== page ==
So what is the alternative? That’s where webhooks step in. A webhook is a way in which you can actually tap into a system’s events. What you can do is you can configure these events to make calls to other systems when those specific events happen in that system. I’m going to use the example of an e-commerce product delivery to a customer. So we’re going to look at the carrier system and we can see as the product moves through different stages of delivery, the carrier system can inform the e-commerce system using a webhook. So each event in the carrier system has a configuration in its webhook to talk to the e-commerce system and inform it of a change. So when an event happens like a package has arrived at the distribution center or it’s out for delivery or even the fact that the package is now being collected by the customer, at each stage in this journey, when an event is triggered, the webhook would fire and send a message to the e-commerce platform’s API. Change the order status, send an email to the customer, or even later ask the customer for a review of that product now it’s been delivered.

Another way of thinking about the webhooks concept is in the old world, polling was about pulling data from another system. But webhooks is about pushing data to a system when it’s required, when it’s necessary, when an event has happened and when there’s been a change. If you’re enjoying this video so far, can you do me one favor? Can you spend some time and just press that like button? That will help this video spread to many others who also want to know about webhooks.

Why are webhooks so important?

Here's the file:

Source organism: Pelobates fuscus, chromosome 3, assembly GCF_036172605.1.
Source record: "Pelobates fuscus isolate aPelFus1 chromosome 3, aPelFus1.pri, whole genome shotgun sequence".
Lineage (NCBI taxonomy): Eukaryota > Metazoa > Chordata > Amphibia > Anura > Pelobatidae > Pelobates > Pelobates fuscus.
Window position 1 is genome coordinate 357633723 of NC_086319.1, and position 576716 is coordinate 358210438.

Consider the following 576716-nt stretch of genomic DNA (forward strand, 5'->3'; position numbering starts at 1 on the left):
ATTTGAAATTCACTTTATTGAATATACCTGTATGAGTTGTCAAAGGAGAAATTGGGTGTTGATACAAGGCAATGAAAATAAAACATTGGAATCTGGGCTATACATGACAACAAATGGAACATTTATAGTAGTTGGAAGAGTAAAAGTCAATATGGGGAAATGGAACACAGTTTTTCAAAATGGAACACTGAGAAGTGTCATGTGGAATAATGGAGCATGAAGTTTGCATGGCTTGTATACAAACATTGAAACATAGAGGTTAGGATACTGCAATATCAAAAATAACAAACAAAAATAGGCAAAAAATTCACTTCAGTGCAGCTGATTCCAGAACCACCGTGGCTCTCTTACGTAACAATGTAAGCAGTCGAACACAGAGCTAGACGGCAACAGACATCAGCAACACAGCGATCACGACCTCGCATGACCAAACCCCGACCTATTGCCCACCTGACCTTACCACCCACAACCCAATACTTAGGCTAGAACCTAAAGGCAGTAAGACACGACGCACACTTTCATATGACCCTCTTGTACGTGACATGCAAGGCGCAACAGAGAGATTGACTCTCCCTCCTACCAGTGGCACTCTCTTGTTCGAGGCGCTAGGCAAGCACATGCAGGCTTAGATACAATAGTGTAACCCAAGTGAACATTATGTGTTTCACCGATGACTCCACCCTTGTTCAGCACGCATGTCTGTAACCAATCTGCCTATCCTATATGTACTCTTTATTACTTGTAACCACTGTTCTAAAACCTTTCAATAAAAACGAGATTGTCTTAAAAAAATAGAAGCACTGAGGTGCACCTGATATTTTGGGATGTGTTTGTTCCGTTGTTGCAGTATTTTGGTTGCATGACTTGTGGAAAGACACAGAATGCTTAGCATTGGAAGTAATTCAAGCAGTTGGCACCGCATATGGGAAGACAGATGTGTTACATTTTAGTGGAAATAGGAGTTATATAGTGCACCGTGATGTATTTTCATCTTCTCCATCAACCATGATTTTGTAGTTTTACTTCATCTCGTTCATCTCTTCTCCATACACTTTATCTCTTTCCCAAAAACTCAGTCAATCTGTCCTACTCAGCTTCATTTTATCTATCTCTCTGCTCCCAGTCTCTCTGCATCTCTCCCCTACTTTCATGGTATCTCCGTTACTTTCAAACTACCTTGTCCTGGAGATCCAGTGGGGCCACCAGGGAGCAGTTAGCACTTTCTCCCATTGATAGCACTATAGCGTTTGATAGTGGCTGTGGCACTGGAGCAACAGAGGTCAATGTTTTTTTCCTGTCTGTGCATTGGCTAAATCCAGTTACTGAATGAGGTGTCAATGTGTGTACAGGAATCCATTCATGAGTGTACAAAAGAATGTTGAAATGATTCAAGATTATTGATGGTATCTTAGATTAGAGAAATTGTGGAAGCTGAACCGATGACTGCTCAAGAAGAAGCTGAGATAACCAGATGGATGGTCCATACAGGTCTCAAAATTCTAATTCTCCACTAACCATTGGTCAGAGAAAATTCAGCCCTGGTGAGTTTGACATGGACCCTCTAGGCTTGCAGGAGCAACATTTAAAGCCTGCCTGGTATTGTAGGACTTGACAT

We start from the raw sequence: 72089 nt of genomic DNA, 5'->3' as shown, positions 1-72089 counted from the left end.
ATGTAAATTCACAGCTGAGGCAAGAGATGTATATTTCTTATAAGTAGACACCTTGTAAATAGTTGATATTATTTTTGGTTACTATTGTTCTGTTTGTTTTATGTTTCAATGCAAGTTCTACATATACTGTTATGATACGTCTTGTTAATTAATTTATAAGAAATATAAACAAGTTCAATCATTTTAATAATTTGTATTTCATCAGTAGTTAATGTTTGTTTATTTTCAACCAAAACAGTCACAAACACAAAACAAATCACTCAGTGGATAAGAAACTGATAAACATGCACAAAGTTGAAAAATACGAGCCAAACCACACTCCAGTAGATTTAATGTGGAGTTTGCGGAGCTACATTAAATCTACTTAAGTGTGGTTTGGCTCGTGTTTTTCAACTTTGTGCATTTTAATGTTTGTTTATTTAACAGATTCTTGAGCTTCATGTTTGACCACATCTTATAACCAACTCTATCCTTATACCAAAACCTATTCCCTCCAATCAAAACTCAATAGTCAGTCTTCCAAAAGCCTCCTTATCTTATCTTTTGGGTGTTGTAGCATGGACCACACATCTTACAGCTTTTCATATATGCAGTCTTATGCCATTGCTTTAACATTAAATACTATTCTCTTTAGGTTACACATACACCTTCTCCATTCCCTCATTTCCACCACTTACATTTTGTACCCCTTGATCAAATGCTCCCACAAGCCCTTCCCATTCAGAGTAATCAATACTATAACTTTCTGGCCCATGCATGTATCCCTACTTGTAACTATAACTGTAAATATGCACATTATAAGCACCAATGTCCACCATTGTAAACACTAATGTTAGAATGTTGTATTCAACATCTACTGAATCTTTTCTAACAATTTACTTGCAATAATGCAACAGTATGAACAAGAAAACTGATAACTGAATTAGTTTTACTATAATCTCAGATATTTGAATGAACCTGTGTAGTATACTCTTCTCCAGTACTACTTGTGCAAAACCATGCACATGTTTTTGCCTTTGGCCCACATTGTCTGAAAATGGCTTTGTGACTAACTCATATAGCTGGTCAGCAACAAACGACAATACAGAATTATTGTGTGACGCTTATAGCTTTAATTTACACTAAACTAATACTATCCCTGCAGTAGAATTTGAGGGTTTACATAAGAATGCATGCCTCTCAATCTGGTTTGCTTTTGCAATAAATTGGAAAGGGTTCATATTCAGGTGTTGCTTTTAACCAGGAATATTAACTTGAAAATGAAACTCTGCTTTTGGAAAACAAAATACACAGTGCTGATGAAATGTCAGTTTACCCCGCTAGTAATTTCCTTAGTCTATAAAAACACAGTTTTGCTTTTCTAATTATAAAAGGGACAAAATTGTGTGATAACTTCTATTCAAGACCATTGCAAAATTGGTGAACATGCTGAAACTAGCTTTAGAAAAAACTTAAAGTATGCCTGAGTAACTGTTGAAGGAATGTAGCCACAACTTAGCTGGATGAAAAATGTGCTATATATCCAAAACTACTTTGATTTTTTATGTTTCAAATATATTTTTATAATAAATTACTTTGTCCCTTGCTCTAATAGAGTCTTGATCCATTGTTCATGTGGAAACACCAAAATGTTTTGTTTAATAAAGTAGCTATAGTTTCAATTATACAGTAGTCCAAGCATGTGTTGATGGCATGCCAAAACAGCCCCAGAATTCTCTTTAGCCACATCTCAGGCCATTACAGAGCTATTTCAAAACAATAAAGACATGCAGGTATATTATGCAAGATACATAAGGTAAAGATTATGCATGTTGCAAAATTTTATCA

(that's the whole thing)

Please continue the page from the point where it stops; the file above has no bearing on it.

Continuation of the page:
So when you’re building a larger platform or a larger system from other systems, each system that you use should be concerned about its own domain. And what I mean by that is CMS should only really be concerned about managing content. The PIM should only ever be concerned about managing product. And for instance, an order management system should only really care and only be concerned about managing orders. Most of the time, these data sets from these systems are composed together in the customer experience. However, there may be dependencies within each of these systems where one change in one system requires an update in another system. But we shouldn’t rely on pooling and duplicating data to make these changes. This should just happen when they happen. And that’s why webhooks are really important because they allow you to make these small adjustments across many different systems when the event actually happens. It’s actually the webhook that allows you to compose digital experiences for many systems. It gives you the confidence about the freshness and the integrity of the data. It will also reduce the amount of business logic you need to build into the front end. Webhooks reinforce the modularity of Mac-based architecture and support composable commerce.

So I hope this helps you understand what a webhook is and why they are so important and so useful. So let’s just try one more webhook. Alexa, end this video. Thank you everyone for watching. I hope you enjoyed this video. Don’t forget to subscribe. Thank you, goodbye and see you next time.